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Ashfield and Mansfield Trails (West)

 Route type

 walk/cycle/horse ride 
 Distance  5 miles
 Surface and gradients  mixed surfaces and some steep gradients 
 Parking nearby  yes
 On-road sections  yes
 Starting point

 There are various starting points along the trail - see the PDF map above.


For directions, starting point and routes, see the attached leaflet.

These trails link Pleasley Vale and Kingsmill Reservoir, via Pleasley, Teversal and Sutton in Ashfield, a distance of approximately 5 miles, largely along disused railway lines. Apart from a steep descent on the Meden Trail, the route is mainly flat and passes through unspoilt countryside and farmland along the Nottingshamshire-Derbyshire border before emerging into Sutton Town Centre with some short on-road sections. Beyond Kingsmill Reservoir, the route reverts to off-road bridleways before continuing along the Timberland Trail to Mansfield Town Centre, and Rainworth (see Ashfield and Mansfield Trails - East).

The Meden Trail

Along this section, the route runs alongside the River Meden, using the former track of the old Midland Railway. The Meden valley, rich in resources of water, timber and stone, also provided the humid micro-climate and energy needed for early cotton mills, and became the home of Viyella, exported worldwide from this location in it’s heyday.

The valley was also though to be used as a hunting ground for Neanderthal communities living at nearby Creswell Crags during the Ice Age; in 1862 extensions to Pleasley Vale Hall unearthed a large cave with the skeletal remains of wolves, woolly rhinoceros and reindeer. Part of the route now runs through a Local Nature Reserve, managed by the Nottinghamshire Wildlife Trust.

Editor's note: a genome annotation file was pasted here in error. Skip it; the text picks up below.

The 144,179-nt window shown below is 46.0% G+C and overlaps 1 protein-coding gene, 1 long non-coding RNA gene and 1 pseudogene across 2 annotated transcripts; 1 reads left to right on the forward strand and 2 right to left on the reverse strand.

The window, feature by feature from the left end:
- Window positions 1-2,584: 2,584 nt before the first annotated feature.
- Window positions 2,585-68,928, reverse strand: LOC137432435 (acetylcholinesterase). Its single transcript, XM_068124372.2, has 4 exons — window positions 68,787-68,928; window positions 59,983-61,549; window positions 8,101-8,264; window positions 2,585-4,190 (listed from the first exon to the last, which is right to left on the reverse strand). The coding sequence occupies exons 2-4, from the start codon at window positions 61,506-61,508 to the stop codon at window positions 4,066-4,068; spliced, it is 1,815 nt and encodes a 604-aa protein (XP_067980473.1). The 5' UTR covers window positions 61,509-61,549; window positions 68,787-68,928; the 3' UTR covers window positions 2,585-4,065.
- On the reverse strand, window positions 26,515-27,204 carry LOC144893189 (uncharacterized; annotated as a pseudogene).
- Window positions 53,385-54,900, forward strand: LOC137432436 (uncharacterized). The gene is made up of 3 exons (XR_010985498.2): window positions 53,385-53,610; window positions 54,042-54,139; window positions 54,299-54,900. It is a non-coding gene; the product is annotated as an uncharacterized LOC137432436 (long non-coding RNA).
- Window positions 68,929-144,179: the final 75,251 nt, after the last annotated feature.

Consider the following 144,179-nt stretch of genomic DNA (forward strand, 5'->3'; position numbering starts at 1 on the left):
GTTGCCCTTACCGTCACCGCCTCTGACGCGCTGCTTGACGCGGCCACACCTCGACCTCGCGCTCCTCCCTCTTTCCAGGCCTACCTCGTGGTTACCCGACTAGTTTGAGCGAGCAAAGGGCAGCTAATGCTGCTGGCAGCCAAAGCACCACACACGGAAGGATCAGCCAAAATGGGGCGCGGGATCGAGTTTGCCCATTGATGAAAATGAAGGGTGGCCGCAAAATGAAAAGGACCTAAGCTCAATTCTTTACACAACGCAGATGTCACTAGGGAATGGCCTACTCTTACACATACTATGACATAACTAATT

The Teversal and Skegby Trails

At the former Pleasley colliery, now a country park, two established routes run south to link into the legacy of the Victorian railway boom, now an established part of the countryside access network of the Teversal Trails. The route passes through attractive undulating farmland reminiscent of Derbyshire’s hills, alternately running through deep
cuttings, and crossing river valleys on steep embankments.

At Teversal, a brief diversion takes in an unspoilt and charming village whose manor house was immortalised as Wragby Hall in DH Lawrence’s Lady Chatterley’s Lover. Located south of the linking section, the Teversal Visitor Centre provides an ideal stop for refreshments.

Sutton in Ashfield is a small industrial town of Saxon origins, although it’s name probably
derives from the Norman de Sutton family. Coal mining supported the local economy between the Middle Ages and the closure of the pits in the late 20th Century.